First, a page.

Based on the context, it seems that “we” is anyone who prevails in some left-wing historical narrative of social movements. That’s not exactly a precise criterion. She continues: “And I just don’t find it satisfying—or even productive—to try to strain for some interpretive methodology that seems to cut those people and their sacrifices out of the constitutional discourse.”
Contextually, Harris seems to be saying that originalists “strain” to cut people and their sacrifices out of the constitutional discourse. But that’s not what originalists do at all, and if she thinks it is, she is completely out of touch with reality. Originalists look for what the Constitution’s text meant at the time it was enacted and then try to apply that meaning faithfully. Harris’s view of the Constitution, by contrast, requires judges to be amateur social anthropologists. Perhaps Harris needs to read more dissents by Justices Scalia and Thomas to find out what originalists do.
Approximately one year later, Harris told another panel:
And I always feel unapologetically, you know, left to my own devices, my own best reading of the Constitution, it’s pretty close to where I am. Because I think the Constitution is a profoundly progressive document. I think it’s born of a progressive impulse. I think particularly, as amended in the Reconstruction era, it is committed to principles like equality and liberty and individual dignity, and I’m a profoundly liberal person so we [the Constitution and I] match up pretty well. I make no apologies for that. I think it’s a great document. And I think as amended, and as interpreted, and the method, with the people of good will, applying the methodology that’s talked about in this book [Keeping Faith With The Constitution], it is something we can all be really proud of.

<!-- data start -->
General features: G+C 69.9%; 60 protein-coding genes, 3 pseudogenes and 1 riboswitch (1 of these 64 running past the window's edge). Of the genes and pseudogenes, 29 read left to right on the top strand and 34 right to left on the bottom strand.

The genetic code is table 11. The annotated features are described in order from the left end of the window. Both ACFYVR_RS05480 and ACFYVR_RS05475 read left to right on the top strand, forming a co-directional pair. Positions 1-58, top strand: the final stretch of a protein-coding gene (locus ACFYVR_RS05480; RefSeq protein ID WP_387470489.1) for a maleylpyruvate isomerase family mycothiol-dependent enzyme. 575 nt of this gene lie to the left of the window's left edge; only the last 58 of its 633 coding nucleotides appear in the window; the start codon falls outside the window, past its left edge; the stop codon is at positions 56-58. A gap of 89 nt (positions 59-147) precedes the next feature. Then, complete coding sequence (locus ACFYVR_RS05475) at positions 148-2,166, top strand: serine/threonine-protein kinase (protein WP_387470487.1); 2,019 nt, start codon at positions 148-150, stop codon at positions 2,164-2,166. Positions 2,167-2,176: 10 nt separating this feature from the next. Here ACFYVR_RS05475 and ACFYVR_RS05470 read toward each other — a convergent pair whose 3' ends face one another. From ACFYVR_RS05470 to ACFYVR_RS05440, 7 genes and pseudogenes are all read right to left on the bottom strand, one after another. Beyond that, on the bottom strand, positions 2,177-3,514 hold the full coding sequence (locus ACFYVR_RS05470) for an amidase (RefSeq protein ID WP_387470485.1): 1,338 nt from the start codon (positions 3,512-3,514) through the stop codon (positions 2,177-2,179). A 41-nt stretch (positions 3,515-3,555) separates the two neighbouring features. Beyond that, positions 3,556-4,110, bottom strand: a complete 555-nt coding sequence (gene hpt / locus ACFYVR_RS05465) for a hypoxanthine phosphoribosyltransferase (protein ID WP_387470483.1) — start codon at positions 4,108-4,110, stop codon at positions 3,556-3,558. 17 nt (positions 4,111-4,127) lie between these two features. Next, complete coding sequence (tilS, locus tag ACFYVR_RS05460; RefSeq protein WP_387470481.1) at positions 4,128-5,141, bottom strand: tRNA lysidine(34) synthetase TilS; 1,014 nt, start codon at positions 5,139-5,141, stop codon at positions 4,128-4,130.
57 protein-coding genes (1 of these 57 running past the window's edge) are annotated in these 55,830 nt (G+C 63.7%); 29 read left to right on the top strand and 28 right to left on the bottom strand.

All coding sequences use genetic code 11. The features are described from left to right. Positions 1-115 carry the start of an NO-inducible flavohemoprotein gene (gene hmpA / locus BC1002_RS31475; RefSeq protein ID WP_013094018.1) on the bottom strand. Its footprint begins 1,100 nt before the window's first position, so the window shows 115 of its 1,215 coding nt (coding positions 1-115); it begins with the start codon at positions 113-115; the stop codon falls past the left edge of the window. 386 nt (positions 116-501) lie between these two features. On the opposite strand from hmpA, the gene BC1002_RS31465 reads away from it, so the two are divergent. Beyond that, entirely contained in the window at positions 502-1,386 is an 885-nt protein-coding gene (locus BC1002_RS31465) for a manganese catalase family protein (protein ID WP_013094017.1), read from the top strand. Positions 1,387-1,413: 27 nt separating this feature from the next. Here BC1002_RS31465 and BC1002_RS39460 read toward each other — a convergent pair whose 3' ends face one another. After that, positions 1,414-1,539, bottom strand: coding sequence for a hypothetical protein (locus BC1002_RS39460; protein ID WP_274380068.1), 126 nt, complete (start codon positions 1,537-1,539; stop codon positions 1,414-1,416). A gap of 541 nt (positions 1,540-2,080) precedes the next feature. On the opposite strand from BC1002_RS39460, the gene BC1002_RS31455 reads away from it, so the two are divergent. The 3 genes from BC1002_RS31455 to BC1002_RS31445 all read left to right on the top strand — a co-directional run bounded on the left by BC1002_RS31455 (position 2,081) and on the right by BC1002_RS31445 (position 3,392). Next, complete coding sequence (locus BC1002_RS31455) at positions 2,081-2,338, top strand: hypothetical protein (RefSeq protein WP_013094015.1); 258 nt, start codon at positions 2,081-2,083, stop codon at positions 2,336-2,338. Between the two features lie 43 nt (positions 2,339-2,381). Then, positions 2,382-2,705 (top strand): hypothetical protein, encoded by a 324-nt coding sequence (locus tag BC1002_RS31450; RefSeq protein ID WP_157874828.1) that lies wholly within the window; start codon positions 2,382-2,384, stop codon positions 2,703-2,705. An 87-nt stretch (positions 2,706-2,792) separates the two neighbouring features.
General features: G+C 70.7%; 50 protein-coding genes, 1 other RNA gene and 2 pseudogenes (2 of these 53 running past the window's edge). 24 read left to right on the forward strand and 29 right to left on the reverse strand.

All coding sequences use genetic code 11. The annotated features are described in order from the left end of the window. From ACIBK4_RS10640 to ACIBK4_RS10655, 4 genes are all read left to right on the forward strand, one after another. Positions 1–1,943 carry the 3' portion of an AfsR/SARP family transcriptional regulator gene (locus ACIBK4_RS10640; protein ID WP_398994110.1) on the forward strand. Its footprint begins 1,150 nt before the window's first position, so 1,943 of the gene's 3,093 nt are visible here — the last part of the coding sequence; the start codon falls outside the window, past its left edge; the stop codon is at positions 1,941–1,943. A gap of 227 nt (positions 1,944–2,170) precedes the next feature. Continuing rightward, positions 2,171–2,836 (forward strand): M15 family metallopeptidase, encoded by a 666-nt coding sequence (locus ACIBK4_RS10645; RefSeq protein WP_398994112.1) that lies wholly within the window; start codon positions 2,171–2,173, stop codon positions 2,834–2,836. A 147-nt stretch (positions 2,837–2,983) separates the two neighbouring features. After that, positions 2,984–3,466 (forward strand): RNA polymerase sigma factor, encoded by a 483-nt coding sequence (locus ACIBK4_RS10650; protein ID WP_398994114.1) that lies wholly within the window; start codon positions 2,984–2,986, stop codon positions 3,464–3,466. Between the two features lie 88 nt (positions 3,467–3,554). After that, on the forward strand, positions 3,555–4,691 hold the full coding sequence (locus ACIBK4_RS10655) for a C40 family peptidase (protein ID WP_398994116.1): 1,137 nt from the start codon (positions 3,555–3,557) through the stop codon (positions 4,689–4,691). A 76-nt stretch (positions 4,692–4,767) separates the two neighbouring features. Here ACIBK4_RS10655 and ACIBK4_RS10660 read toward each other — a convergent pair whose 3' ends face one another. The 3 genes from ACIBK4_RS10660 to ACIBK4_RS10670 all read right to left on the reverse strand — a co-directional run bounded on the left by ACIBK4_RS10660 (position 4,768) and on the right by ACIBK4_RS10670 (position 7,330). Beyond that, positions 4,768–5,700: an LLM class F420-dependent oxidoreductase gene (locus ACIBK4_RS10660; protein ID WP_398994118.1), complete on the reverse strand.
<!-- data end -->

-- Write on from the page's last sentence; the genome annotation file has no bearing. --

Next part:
Who could disagree that the Reconstruction Amendments are about liberty and the equal protection of the laws? Those words are in the text of the 14th Amendment. But it’s disturbing that Harris can, without a bit of embarrassment, project her own “progressive” and “profoundly liberal” views back into history and declare the Constitution a “profoundly progressive document.”
To be sure, the Constitution marked a bold step into the world of democratic self-governance. But it did so by enacting into law a series of structures, procedures, and constraints that were designed to restrain democracy, and that could only be changed through the amendment process, not through judicial interpretation. Harris’s Constitution, by contrast, could be changed by implication as social movements succeed politically without ever passing a constitutional amendment. Goodness, if that’s how we’re interpreting legal documents nowadays, I have some ideas about how to stop making payments on my mortgage.
Finally, look again at the last sentence of the last quote: “And I think as amended, and as interpreted, and the method, with the people of good will, applying the methodology that’s talked about in this book, [the Constitution] is something we can all be really proud of.”
There’s something profoundly sad about a potential federal judge who can only be proud of the Constitution if it’s interpreted how she wants it to be interpreted by people who share her politics. One would hope that as an American, she would be proud of the Constitution simply because it’s hers.